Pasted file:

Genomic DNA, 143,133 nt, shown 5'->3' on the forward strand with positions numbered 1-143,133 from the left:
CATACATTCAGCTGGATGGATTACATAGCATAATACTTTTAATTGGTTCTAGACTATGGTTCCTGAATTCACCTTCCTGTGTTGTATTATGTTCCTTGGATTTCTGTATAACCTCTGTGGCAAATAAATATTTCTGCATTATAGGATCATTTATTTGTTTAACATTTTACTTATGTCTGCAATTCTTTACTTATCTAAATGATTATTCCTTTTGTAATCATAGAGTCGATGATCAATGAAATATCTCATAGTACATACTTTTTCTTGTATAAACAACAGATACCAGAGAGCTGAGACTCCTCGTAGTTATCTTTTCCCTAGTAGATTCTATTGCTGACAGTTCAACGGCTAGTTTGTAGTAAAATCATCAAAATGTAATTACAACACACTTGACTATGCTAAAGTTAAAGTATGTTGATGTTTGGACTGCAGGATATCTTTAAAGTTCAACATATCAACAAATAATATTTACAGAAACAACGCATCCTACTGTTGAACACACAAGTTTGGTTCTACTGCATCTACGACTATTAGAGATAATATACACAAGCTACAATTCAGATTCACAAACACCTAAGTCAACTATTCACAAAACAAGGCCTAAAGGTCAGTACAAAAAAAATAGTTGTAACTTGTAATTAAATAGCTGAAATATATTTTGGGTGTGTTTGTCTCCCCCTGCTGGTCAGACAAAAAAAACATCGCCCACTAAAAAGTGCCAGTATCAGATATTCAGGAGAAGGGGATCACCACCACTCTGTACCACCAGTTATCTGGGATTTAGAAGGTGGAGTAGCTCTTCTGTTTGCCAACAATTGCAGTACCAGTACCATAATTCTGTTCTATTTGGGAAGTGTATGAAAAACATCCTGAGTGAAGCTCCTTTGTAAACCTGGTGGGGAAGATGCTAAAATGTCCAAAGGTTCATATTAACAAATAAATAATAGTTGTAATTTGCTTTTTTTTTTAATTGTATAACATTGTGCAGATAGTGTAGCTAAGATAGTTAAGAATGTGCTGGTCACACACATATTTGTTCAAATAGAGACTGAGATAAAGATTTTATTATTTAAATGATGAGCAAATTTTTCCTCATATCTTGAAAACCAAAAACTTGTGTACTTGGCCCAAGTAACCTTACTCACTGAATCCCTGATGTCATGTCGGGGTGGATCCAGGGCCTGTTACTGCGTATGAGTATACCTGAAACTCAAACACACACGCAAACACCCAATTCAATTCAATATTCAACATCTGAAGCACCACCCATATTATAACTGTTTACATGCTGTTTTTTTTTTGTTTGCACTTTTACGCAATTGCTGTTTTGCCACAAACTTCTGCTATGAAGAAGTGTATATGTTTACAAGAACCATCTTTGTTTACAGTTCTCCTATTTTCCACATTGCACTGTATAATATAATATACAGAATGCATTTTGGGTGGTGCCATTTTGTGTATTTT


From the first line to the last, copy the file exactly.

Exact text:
Genomic DNA, 143,133 nt, shown 5'->3' on the forward strand with positions numbered 1-143,133 from the left:
CATACATTCAGCTGGATGGATTACATAGCATAATACTTTTAATTGGTTCTAGACTATGGTTCCTGAATTCACCTTCCTGTGTTGTATTATGTTCCTTGGATTTCTGTATAACCTCTGTGGCAAATAAATATTTCTGCATTATAGGATCATTTATTTGTTTAACATTTTACTTATGTCTGCAATTCTTTACTTATCTAAATGATTATTCCTTTTGTAATCATAGAGTCGATGATCAATGAAATATCTCATAGTACATACTTTTTCTTGTATAAACAACAGATACCAGAGAGCTGAGACTCCTCGTAGTTATCTTTTCCCTAGTAGATTCTATTGCTGACAGTTCAACGGCTAGTTTGTAGTAAAATCATCAAAATGTAATTACAACACACTTGACTATGCTAAAGTTAAAGTATGTTGATGTTTGGACTGCAGGATATCTTTAAAGTTCAACATATCAACAAATAATATTTACAGAAACAACGCATCCTACTGTTGAACACACAAGTTTGGTTCTACTGCATCTACGACTATTAGAGATAATATACACAAGCTACAATTCAGATTCACAAACACCTAAGTCAACTATTCACAAAACAAGGCCTAAAGGTCAGTACAAAAAAAATAGTTGTAACTTGTAATTAAATAGCTGAAATATATTTTGGGTGTGTTTGTCTCCCCCTGCTGGTCAGACAAAAAAAACATCGCCCACTAAAAAGTGCCAGTATCAGATATTCAGGAGAAGGGGATCACCACCACTCTGTACCACCAGTTATCTGGGATTTAGAAGGTGGAGTAGCTCTTCTGTTTGCCAACAATTGCAGTACCAGTACCATAATTCTGTTCTATTTGGGAAGTGTATGAAAAACATCCTGAGTGAAGCTCCTTTGTAAACCTGGTGGGGAAGATGCTAAAATGTCCAAAGGTTCATATTAACAAATAAATAATAGTTGTAATTTGCTTTTTTTTTTAATTGTATAACATTGTGCAGATAGTGTAGCTAAGATAGTTAAGAATGTGCTGGTCACACACATATTTGTTCAAATAGAGACTGAGATAAAGATTTTATTATTTAAATGATGAGCAAATTTTTCCTCATATCTTGAAAACCAAAAACTTGTGTACTTGGCCCAAGTAACCTTACTCACTGAATCCCTGATGTCATGTCGGGGTGGATCCAGGGCCTGTTACTGCGTATGAGTATACCTGAAACTCAAACACACACGCAAACACCCAATTCAATTCAATATTCAACATCTGAAGCACCACCCATATTATAACTGTTTACATGCTGTTTTTTTTTTGTTTGCACTTTTACGCAATTGCTGTTTTGCCACAAACTTCTGCTATGAAGAAGTGTATATGTTTACAAGAACCATCTTTGTTTACAGTTCTCCTATTTTCCACATTGCACTGTATAATATAATATACAGAATGCATTTTGGGTGGTGCCATTTTGTGTATTTT